Civic space is a space occupied by civil society to express itself and act in favor of changes and transformations to the reality that we live in. It is the environment in which we listen to each other and where civil society converges. “Civic space” is still a relatively new term, but it has gained recognition internally within countries, and by the international community; International systems of human rights protection recognize civic space as the space used by civil society organizations to carve out their destiny, solve their problems, and improve their lives.
Venezuelan civil society has played a very important role, addressing the humanitarian crisis since its beginning, and articulating itself to build human connections in the country. In the current context, it is essential to facilitate, not hinder the work of human rights defenders and humanitarian actors. To achieve solutions that would put an end to the complex humanitarian emergency, it is necessary to work together with civil society actors that have built the capacities and knowledge needed to attend to the needs of the most vulnerable groups and those who have been denied the ability to exercise their rights.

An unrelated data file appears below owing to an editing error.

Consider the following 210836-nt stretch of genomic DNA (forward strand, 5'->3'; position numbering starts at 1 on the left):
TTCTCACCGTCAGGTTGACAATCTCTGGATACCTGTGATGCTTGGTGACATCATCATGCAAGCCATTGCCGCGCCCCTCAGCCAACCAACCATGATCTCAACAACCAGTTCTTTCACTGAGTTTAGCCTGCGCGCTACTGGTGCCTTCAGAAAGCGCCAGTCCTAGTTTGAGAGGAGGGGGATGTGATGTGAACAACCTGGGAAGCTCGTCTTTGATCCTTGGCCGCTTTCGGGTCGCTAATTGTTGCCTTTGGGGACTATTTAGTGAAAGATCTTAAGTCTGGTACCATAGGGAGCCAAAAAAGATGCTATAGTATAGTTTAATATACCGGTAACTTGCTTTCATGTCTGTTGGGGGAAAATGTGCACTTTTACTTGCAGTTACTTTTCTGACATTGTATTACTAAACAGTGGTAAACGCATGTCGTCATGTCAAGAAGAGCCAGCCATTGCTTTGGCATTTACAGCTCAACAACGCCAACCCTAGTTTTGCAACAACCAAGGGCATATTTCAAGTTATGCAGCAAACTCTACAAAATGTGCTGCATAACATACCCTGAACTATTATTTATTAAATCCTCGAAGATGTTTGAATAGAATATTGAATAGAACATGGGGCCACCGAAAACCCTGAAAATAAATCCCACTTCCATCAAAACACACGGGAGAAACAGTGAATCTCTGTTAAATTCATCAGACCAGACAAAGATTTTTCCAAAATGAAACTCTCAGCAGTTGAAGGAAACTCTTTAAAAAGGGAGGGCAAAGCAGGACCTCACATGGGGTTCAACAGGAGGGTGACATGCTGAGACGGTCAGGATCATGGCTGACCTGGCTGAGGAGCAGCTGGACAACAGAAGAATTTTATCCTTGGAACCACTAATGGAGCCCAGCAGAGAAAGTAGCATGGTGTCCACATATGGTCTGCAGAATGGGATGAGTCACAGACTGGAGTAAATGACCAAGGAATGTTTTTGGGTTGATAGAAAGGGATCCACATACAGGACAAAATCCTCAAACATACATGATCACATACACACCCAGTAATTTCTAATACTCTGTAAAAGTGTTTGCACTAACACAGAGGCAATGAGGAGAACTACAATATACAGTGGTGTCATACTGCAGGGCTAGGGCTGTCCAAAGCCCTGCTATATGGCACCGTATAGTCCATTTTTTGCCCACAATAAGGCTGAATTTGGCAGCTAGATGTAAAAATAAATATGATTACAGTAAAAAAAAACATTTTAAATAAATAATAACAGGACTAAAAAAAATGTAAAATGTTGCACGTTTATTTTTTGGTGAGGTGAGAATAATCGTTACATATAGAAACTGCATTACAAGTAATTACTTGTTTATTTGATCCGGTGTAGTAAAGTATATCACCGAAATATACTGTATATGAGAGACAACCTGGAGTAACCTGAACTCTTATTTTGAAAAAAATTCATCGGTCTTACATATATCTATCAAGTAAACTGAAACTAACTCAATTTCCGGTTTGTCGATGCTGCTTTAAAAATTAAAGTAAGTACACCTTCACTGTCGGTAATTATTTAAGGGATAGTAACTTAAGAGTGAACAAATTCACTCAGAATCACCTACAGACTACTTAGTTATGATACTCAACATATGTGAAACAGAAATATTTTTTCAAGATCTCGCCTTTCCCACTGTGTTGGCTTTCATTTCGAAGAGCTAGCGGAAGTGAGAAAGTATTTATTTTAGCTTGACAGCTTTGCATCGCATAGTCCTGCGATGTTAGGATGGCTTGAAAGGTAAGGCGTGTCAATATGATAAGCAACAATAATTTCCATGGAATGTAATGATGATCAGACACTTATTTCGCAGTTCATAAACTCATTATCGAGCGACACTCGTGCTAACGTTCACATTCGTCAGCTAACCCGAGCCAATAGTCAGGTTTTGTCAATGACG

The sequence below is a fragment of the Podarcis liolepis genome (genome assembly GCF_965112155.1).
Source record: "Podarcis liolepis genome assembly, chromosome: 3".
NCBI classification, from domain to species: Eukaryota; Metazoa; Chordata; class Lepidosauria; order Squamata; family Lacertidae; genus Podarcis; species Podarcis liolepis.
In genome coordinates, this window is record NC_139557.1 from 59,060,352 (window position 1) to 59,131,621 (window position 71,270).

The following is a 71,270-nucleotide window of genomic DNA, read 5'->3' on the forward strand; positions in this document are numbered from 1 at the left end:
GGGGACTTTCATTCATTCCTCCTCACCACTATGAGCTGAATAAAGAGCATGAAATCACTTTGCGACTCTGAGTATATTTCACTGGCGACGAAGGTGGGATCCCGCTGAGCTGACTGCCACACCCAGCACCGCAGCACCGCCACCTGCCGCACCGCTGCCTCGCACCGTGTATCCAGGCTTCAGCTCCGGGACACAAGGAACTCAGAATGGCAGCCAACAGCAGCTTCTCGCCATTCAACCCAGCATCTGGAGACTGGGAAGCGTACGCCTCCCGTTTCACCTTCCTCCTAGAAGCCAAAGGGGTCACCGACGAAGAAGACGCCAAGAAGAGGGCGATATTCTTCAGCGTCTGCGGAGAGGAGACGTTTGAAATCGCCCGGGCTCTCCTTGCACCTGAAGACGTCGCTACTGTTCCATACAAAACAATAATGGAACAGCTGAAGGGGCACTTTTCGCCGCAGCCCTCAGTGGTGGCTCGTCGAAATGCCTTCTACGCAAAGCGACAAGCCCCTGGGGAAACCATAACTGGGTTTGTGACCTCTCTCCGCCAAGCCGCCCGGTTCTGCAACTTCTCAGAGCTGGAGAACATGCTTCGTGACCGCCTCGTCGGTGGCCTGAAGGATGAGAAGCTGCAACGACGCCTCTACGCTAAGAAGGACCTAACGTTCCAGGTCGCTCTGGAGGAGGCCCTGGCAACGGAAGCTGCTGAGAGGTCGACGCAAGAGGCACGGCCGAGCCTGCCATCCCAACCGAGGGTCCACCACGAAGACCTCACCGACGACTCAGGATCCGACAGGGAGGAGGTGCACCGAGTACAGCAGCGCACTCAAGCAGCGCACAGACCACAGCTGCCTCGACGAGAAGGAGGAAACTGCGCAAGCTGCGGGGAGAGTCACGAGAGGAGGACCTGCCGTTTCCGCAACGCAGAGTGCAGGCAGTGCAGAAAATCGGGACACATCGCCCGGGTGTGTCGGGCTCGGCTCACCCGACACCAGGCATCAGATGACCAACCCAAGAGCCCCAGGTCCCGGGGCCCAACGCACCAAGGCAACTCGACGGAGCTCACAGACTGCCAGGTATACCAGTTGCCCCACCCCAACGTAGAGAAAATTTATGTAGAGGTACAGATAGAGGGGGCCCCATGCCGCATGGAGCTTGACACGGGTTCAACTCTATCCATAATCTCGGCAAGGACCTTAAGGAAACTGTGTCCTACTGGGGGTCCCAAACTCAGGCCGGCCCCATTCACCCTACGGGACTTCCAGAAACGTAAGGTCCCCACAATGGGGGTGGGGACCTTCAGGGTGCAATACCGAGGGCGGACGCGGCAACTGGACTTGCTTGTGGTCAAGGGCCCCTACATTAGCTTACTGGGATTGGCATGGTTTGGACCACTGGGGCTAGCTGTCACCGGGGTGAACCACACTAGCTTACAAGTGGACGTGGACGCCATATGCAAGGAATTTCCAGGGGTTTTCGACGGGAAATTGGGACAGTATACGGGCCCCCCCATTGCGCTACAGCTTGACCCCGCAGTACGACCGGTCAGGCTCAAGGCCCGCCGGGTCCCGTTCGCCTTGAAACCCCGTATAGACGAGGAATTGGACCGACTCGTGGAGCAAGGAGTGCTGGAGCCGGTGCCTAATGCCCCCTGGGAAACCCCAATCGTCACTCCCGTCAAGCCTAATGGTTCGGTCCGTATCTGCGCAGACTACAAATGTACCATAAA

In recent years, Venezuelan civil society has had to face increasing challenges. In the past, there weren’t impediments to register a civil association or update organizational bylaws, but now there are more and more obstacles to legally register a civil association, regardless of its purpose, because there are many humanitarian organizations that have not been able to register in the country. Also, since 2021, administrative requirements which seek to restrict and stigmatize the work of civil society organizations have expanded, obligating them to register with the National Office Against Organized Crime and Terrorist Financing, as if the work of civil society organizations had anything to do with the scope of that office. All of this operates within a context of threatening discourse from political authorities, which poses additional risks to civic space in Venezuela.